Community members, through the provision of capacity building training and micro-loans empowerment, are slowly drifting away from hand outs to using their hands to do something for themselves.”

2. A Safety Net for Widows in Kenya

Two of the three large fish ponds run collectively by the Tsindomdale Women's group in Kenya.

Two of the three large fish ponds run collectively by the Tsindombela Women’s group in Kenya.

(The Tsindombela Women’s Group in Kakamega, Kenya received a SIA grant last year to dig 3 large fish ponds and start a collective business.)

From Grace Makungu, President: We have over 500 fish in our three ponds. And 28 widows and their families have benefited from this project so far.

Birds were taking some of our fishes in great numbers because we didn’t have the net to cover the top and give protection. It is with our profit from the first sale of fish that we were able to purchase a fishing net ($380) and also save some profit ($200) with our treasurer. 

We are in the process of bringing the District Fisheries Department to see if they can provide future support to bring out project to a higher level. We are also planning to extend the project by utilizing swampy places at our member’s farms that lie dormant. If well utilized, the group can come up with giant results in the next few years, and that is our true dream.”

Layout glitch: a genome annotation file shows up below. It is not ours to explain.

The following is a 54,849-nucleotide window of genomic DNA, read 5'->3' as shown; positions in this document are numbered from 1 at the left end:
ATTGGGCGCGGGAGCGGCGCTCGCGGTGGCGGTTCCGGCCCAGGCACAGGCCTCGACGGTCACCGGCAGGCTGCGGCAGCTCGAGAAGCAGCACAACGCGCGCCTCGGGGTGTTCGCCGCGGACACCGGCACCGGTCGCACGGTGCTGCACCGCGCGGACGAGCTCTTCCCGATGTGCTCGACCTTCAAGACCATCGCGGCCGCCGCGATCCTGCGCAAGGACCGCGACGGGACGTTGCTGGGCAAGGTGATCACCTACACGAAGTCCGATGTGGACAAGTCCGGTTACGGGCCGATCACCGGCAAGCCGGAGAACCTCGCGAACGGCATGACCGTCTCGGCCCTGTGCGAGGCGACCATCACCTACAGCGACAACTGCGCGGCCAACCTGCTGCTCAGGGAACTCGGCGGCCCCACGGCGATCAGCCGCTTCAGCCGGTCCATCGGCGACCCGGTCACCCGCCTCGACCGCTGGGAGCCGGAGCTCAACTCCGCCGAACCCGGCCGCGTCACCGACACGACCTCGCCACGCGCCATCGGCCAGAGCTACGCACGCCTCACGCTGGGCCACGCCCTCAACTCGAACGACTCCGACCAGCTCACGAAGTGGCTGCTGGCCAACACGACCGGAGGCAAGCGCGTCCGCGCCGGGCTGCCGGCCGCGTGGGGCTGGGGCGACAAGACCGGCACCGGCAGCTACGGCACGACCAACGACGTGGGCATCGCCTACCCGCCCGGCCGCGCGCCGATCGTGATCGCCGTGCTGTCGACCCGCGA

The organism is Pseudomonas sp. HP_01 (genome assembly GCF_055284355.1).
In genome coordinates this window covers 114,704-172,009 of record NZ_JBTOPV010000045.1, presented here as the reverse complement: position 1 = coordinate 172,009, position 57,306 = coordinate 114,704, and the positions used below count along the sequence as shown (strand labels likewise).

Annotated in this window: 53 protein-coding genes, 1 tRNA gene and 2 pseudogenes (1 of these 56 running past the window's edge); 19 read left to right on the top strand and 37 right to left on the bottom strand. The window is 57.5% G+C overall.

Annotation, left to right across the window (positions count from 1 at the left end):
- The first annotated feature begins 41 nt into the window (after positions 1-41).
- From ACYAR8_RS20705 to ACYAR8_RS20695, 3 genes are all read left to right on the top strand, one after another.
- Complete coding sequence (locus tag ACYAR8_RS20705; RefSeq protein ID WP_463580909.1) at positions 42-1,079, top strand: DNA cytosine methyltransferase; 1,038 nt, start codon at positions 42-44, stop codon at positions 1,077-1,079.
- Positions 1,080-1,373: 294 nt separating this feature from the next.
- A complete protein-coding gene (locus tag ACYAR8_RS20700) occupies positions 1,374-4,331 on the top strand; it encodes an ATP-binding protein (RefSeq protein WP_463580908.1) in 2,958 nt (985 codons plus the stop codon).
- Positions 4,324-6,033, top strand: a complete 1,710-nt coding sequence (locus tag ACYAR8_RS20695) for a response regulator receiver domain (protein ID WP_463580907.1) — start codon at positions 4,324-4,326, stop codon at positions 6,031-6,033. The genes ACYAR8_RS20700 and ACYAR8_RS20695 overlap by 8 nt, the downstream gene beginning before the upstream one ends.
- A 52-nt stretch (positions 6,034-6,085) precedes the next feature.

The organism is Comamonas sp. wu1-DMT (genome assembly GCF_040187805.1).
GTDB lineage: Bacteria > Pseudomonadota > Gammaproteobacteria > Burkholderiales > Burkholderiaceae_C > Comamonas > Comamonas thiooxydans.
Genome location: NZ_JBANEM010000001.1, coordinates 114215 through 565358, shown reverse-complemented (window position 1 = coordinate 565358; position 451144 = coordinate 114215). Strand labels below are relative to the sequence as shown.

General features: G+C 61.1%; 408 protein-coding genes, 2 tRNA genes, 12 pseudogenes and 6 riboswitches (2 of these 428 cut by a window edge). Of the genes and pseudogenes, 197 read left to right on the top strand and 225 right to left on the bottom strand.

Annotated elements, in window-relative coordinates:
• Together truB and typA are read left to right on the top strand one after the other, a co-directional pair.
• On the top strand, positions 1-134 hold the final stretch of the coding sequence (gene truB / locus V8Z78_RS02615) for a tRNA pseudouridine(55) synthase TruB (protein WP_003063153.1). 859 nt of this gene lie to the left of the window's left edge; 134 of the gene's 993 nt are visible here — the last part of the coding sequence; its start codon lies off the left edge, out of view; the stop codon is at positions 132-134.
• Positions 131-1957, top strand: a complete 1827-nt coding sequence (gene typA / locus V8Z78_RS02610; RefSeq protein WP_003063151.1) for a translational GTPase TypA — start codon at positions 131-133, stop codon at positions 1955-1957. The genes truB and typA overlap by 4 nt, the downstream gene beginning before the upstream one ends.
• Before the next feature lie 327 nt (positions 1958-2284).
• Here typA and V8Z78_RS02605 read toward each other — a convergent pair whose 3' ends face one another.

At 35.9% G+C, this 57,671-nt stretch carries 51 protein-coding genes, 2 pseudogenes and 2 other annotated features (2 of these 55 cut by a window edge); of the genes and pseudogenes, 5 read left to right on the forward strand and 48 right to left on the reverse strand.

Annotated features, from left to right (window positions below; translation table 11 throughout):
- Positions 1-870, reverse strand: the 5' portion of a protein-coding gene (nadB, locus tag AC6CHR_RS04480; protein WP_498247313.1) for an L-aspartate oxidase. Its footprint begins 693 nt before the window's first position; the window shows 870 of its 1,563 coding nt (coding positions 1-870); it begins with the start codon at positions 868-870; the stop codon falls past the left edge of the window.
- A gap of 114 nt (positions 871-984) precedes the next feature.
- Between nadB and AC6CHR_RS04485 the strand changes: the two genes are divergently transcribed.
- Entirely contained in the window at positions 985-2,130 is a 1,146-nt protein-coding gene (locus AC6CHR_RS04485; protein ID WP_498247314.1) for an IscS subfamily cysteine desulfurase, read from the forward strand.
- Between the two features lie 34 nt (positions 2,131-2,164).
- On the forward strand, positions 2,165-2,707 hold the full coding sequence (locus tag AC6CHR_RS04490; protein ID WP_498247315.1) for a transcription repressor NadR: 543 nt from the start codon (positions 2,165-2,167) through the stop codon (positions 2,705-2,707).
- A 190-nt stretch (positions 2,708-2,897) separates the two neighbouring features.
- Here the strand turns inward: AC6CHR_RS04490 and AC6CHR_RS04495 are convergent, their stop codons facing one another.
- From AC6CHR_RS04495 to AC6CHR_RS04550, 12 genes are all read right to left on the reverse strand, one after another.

3. New SIA Partner to Empower Girls

(SIA just sent funds this week for Pastoralist Child Foundation to host an empowerment workshop and Alternative Rite of Passage ceremony for 60 girls in Samburu, Kenya. Here is more about their past successes.)

In the last 2 years PCF has provided workshops for 132 girls and seminars for 70 adults. They have also sponsored 6 students to attend high school.

“With your support we’ll increase the number of workshops in 2015, educating more girls and preparing them for their very first celebratory Alternative Rite of Passage. This will be history-in-the-making!” [Tanya’s note: The girls are eager for this alternative to the traditional Female Genital Mutilation (FGM).] 

The girl’s workshops provide them with the “vital information needed to resist FGM and forced early marriages, and to adopt safe and peaceful Alternative Rites of Passage to Womanhood.

The curriculum also includes the importance of knowing about the female sexual reproductive system, HIV/AIDS, teen pregnancy, rape, resisting gender-based violence, as well as the importance of getting a formal education.

4. Empowering Students at Samro School

A poster in the computer room at Samro School encourages students to ask questions to learn more.

A poster in the computer room at Samro School encourages students to ask questions to learn more.

(SIA funded a water tank at Samro School in 2014 and will help with school fees in 2015. Some of the students come from South Sudan, where there is still much unrest.)